Sometime in the next couple days I heard a song on the radio that seemed to speak to the occasion. I heard Mike and the Mechanics singing "All I Need is a Miracle".

I said "go if you wanna go,
Stay if you wanna stay"
I didn't care if you hung around me
I didn't care if you went away
And I know you were never right
I'll admit I was never wrong
I could never make up my mind
I made it up as I went along

And though I treated you like a child
I'm gonna miss you for the rest of my life

All I need is a miracle, all I need is you
All I need is a miracle, all I need is you
All I need is a miracle, all I need is you

I never had any time
And I never had any call
But I went out of my way just to hurt you,
The one I shouldn't hurt at all
I thought I was being cool
Yeah, I thought I was being strong
But it's always the same old story
You never know what you've got 'til it's gone

If I ever catch up with you
I'm gonna love you for the rest of your life

All I need is a miracle, all I need is you (all I need is a miracle)
All I need is a miracle, all I need is you (all I need is a miracle)
All I need is a miracle, all I need is you

From that day on whenever I heard that song on the radio I was swept back to that day when I saw that young girl's face on the TV screen. I can totally forget about her and about the song. Then I will hear the song on the radio and I see her face and remember.

Sweet hymns of joy in grateful chorus raise we

First posted on Paperclippings blog on: Saturday, November 19, 2005

I have always found the Christmas song, "O Holy Night" to be a very pretty song. But when Josh Groban sings that beautiful song I am swept away by it.

O holy night
The stars are brightly shining
It is the night of our dear Savior's birth
Long lay the world in sin and error pining
'Til He appeared and the soul felt its worth
A thrill of hope, the weary world rejoices
For yonder breaks a new and glorious morn

Fall on your knees
O hear the angel voices
O night divine
O night when Christ was born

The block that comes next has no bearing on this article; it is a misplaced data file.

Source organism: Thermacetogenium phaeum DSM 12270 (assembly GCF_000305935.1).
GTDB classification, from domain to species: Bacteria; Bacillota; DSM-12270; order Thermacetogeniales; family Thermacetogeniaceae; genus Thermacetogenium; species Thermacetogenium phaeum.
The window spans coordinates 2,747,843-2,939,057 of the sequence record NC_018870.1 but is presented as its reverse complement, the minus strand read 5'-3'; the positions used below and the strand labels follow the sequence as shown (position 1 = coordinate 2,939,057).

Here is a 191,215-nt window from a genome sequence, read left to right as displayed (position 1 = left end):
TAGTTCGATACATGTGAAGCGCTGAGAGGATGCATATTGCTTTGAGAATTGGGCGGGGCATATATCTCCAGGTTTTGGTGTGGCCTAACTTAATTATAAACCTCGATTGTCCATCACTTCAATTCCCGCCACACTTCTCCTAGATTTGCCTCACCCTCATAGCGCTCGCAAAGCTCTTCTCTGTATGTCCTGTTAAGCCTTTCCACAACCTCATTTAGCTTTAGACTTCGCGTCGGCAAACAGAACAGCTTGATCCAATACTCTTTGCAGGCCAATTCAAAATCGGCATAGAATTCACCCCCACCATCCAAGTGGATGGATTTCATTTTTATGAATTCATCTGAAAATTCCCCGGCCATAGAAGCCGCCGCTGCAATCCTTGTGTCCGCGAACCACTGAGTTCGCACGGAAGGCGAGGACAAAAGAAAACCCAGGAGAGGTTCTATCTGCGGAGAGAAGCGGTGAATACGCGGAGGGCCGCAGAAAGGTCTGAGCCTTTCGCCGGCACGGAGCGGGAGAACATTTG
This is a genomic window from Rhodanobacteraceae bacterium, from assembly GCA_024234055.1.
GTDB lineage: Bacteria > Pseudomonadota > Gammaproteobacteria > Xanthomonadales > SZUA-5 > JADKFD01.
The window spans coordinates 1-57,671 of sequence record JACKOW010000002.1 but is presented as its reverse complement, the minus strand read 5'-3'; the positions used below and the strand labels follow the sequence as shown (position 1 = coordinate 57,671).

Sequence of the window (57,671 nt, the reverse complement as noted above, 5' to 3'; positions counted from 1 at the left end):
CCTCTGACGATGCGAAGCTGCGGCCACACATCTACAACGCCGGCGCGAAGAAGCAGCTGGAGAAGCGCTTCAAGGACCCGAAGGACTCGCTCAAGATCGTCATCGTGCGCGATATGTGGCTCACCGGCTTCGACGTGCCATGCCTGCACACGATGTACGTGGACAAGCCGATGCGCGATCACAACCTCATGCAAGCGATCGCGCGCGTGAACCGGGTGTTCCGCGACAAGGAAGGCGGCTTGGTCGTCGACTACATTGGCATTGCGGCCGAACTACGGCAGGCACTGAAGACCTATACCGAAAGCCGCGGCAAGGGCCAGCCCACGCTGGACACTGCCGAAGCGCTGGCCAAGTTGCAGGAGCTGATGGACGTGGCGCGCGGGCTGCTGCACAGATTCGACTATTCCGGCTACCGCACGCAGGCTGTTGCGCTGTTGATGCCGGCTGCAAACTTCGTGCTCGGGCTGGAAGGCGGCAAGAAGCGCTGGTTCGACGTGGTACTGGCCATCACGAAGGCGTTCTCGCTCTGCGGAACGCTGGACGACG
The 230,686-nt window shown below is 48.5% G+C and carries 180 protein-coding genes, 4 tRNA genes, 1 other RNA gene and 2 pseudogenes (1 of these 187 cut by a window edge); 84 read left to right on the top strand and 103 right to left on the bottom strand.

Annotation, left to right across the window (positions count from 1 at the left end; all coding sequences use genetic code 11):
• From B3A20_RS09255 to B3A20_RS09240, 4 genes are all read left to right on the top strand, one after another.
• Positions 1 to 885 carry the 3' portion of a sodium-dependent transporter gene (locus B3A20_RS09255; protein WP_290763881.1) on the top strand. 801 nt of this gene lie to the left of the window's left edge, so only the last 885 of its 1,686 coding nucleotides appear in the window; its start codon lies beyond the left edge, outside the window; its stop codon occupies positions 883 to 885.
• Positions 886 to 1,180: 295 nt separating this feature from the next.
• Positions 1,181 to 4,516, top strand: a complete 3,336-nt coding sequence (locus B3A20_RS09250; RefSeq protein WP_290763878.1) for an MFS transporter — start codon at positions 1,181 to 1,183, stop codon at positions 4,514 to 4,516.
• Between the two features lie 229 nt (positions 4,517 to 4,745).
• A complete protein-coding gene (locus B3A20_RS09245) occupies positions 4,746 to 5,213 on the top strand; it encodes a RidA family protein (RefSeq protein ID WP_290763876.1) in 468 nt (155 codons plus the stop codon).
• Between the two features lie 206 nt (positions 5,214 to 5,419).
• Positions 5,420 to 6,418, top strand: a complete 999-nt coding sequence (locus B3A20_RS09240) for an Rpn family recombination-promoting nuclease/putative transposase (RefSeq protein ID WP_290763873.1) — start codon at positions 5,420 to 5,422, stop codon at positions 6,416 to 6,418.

O night divine
O night, O night divine

Chains shall He break, for the slave is our brother
And in His name all oppression shall cease
Sweet hymns of joy in grateful chorus raise we
Let all within us praise His holy name

Christ is the Lord
Let ever, ever praise we
Noel, Noel
Oh night, oh night divine
Noel, Noel
Oh night, oh night divine
Noel, Noel
Oh night, oh night divine

It was a pretty good crowd for a Saturday

First posted on Paperclippings blog on: Wednesday, December 14, 2005

I was listening to the radio in the car this evening. As I turned the station I caught the tail end a song that took me back to a concert in Denver 16 years ago. My husband and I, along with some friends of ours, were sitting in the 14th row of the floor section listening to Billy Joel...the "Piano Man" himself. After three encores and cheering our lungs out waiting for another, out he came to do one final number...the one we had been waiting for... he sang a few lines and then let the crowd fill in the chorus...
Sing us a song you're the piano man
Sing us a song tonight
Well we're all in the mood for a melody
And you've got us feeling alright
The crowd went wild...he sang more lines. Then, as he sang out these next lines, the crowd roared...
It's a pretty good crowd for a Saturday
And the manager gives me a smile
'Cause he knows that it's me they've been coming to see
To forget about life for a while.
It WAS a Saturday and he had us feeling alright.

So what is it about Christmas music

First posted on Paperclippings blog on: Sunday, November 27, 2005

Tis the season for Christmas music once again. People know right away whether a song is a Christmas song or not. So, what is it that is different?